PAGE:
Researchers in Korea discovered a weakness in SSDs that allows the malware to infect an SSD’s empty over-provisioning partition directly. This makes the malware practically immune to security countermeasures, according to BleepingComputer.
Over-provisioning is a function found in all current SSDs that extends the SSD’s built-in NAND storage life and improves its performance. Overprovisioning results in a lot of vacant storage space. However, it allows the SSD to ensure that data is spread evenly across all NAND cells by shuffling data to the over-provisioning pool when needed.
While the operating system — and hence anti-virus solutions — are intended to be unable to reach this region, this new malware can infiltrate it and utilize it as a base of operations. Two attacks based on the over-provisioned space were designed by Korean academics at Korea University in Seoul. The first shows a vulnerability in the SSD that targets invalid data (data that has been erased in the OS but not physically cleaned).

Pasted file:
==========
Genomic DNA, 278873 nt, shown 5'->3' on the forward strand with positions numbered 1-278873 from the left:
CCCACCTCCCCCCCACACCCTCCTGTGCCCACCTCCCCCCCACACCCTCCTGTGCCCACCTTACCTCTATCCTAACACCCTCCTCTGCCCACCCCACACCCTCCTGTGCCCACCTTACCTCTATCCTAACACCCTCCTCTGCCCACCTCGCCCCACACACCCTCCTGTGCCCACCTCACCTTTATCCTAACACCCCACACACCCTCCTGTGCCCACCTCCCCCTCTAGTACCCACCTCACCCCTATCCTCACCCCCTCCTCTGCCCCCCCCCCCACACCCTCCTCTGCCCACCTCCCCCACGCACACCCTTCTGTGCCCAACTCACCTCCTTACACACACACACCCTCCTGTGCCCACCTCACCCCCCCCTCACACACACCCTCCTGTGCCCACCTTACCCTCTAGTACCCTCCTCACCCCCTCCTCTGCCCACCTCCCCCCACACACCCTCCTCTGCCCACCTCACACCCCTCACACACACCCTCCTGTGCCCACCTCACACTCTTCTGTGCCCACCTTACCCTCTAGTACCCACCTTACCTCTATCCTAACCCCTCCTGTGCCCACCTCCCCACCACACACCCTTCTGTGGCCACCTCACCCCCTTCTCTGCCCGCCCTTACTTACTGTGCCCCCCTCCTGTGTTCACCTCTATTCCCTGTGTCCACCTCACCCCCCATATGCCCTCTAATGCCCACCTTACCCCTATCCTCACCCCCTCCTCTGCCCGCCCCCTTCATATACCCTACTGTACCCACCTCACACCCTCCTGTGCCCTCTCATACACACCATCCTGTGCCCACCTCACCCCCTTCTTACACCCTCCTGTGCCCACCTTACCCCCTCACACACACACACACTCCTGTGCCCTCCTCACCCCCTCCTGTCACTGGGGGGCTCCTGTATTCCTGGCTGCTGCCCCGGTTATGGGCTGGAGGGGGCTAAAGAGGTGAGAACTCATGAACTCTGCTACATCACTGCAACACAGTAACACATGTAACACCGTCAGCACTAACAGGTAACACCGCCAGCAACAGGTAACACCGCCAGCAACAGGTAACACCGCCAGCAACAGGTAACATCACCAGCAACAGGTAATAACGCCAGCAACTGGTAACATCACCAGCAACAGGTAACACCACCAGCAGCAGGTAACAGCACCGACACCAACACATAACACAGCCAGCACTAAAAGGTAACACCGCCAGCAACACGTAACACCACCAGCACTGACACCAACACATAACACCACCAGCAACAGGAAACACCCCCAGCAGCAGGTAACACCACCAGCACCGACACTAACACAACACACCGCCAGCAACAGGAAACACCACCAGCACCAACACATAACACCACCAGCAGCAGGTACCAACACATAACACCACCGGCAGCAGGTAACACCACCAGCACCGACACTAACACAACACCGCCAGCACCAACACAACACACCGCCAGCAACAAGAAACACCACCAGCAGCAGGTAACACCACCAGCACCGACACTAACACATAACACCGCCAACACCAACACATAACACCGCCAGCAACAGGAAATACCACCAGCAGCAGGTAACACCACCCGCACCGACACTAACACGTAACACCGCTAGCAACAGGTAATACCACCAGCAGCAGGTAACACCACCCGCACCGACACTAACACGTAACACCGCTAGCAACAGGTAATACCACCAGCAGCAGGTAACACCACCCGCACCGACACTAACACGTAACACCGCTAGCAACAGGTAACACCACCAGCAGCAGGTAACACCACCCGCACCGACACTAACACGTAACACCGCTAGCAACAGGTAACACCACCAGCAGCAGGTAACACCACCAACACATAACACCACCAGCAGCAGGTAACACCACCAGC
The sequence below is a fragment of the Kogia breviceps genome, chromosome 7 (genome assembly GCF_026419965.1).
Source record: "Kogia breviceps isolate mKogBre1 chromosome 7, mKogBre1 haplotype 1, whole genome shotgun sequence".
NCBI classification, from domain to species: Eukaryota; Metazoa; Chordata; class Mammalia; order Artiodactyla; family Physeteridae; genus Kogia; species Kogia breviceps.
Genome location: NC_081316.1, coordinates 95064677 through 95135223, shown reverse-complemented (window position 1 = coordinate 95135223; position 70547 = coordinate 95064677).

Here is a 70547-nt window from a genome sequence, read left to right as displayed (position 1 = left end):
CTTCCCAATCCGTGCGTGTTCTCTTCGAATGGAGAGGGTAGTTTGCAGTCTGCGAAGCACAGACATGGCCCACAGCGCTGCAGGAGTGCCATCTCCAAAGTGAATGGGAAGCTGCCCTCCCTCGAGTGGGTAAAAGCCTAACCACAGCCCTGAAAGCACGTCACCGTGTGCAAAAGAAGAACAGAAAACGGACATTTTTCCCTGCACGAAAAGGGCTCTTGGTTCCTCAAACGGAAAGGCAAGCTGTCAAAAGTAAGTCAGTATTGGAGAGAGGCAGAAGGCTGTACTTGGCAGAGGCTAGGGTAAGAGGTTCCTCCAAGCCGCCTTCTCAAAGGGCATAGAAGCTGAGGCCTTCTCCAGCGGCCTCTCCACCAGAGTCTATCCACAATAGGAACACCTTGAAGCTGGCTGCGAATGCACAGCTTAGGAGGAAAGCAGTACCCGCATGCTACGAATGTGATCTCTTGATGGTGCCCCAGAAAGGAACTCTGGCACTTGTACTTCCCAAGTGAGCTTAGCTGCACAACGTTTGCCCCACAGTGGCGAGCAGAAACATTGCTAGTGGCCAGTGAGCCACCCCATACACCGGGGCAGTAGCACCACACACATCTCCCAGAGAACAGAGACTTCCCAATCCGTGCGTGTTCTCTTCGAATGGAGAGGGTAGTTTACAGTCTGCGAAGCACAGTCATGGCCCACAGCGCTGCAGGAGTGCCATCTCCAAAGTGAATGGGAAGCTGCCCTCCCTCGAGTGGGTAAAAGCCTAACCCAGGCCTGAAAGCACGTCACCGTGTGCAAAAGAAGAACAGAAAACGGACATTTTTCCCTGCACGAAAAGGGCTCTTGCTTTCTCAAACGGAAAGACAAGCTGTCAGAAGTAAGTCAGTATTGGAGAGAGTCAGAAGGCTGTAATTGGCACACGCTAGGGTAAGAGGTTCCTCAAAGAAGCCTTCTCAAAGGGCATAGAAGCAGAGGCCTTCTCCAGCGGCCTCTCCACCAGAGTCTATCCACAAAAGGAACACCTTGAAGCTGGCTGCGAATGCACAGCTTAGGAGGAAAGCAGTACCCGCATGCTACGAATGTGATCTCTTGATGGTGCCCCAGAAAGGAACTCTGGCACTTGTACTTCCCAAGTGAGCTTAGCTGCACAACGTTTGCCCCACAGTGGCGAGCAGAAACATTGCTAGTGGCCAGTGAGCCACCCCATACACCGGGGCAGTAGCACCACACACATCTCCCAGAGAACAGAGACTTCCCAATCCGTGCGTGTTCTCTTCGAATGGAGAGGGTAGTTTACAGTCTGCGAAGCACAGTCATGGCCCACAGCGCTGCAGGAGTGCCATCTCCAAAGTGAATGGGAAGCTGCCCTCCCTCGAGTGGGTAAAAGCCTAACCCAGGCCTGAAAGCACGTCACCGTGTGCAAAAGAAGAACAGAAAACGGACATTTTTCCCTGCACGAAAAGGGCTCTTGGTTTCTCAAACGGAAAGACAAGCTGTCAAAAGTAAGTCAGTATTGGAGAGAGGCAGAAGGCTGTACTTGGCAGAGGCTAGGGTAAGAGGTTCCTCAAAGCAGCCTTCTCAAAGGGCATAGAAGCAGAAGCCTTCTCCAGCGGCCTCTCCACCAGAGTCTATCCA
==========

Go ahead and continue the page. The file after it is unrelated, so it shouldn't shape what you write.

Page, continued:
To get access to more potentially sensitive data, the attacker can increase the size of the over-provisioned data pool to provide the operating system with more space. As a result, when a user tries to erase more data from the SSD, the excess data stays physically intact.
To tackle the first assault scenario, the researchers recommend designing a pseudo-erase method that physically deletes data on an SSD without harming real-world performance.
To fight the second assault type, it is advised that a new monitoring system be implemented that can closely monitor the over-provisioned size of the SSDs in real-time. Furthermore, unauthorized access to SSD management tools that can change over-provisioned sizes should be protected by more robust security mechanisms.
Thankfully, these techniques were devised by researchers rather than being found as a result of a real-world attack. However, an attack like this might very well occur, thus SSD makers should begin correcting these security flaws as soon as possible before someone exploits them.